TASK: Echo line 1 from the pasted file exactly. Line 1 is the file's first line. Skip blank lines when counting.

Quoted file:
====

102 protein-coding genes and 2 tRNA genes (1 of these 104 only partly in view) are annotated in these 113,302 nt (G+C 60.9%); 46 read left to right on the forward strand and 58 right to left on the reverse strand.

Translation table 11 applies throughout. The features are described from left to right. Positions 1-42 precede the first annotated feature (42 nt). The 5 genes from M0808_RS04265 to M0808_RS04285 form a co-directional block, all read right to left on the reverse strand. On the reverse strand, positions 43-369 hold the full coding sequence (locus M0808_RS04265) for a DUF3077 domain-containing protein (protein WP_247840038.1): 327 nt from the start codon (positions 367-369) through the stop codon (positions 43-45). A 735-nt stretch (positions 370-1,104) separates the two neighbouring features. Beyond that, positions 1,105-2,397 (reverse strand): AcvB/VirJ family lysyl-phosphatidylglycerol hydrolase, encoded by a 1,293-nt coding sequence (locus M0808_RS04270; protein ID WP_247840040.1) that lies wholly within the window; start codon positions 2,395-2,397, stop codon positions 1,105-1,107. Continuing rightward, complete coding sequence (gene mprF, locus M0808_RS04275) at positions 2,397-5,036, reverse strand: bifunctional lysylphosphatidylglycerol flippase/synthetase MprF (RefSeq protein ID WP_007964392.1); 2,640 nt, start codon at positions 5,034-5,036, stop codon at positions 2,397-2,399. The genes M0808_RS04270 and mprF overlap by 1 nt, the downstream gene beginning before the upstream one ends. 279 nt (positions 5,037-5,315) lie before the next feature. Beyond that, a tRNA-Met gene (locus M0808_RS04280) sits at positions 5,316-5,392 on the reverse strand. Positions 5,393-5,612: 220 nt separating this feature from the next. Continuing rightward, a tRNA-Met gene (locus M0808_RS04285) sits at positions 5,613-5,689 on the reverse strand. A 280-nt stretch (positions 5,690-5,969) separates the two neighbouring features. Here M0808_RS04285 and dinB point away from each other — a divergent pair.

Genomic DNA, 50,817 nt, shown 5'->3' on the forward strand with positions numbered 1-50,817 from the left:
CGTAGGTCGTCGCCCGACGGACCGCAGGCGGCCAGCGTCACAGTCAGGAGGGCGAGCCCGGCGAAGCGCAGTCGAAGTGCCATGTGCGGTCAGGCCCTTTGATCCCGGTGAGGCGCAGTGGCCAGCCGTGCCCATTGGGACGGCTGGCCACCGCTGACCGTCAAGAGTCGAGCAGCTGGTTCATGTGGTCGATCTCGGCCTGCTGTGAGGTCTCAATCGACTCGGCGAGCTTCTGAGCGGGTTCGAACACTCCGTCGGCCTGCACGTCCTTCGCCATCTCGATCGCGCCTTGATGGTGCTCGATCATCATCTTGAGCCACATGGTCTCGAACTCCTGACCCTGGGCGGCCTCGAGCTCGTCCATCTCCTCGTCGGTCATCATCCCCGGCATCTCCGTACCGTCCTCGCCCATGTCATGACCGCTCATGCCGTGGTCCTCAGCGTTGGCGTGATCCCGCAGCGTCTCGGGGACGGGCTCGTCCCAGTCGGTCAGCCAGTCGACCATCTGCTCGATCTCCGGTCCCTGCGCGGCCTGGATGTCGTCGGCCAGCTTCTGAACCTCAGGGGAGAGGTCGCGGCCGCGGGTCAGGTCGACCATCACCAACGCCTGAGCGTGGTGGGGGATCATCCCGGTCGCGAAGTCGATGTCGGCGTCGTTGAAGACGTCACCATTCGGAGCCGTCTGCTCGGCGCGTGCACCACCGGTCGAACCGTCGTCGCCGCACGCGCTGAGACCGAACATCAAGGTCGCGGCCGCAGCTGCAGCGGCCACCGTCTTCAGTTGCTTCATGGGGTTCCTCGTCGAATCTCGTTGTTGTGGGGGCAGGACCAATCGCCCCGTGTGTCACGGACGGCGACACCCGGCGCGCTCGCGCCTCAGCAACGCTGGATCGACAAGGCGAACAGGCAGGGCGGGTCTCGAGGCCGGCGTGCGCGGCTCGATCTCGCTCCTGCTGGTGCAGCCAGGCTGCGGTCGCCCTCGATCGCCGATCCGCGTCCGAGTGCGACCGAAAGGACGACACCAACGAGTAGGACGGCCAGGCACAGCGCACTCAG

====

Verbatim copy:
102 protein-coding genes and 2 tRNA genes (1 of these 104 only partly in view) are annotated in these 113,302 nt (G+C 60.9%); 46 read left to right on the forward strand and 58 right to left on the reverse strand.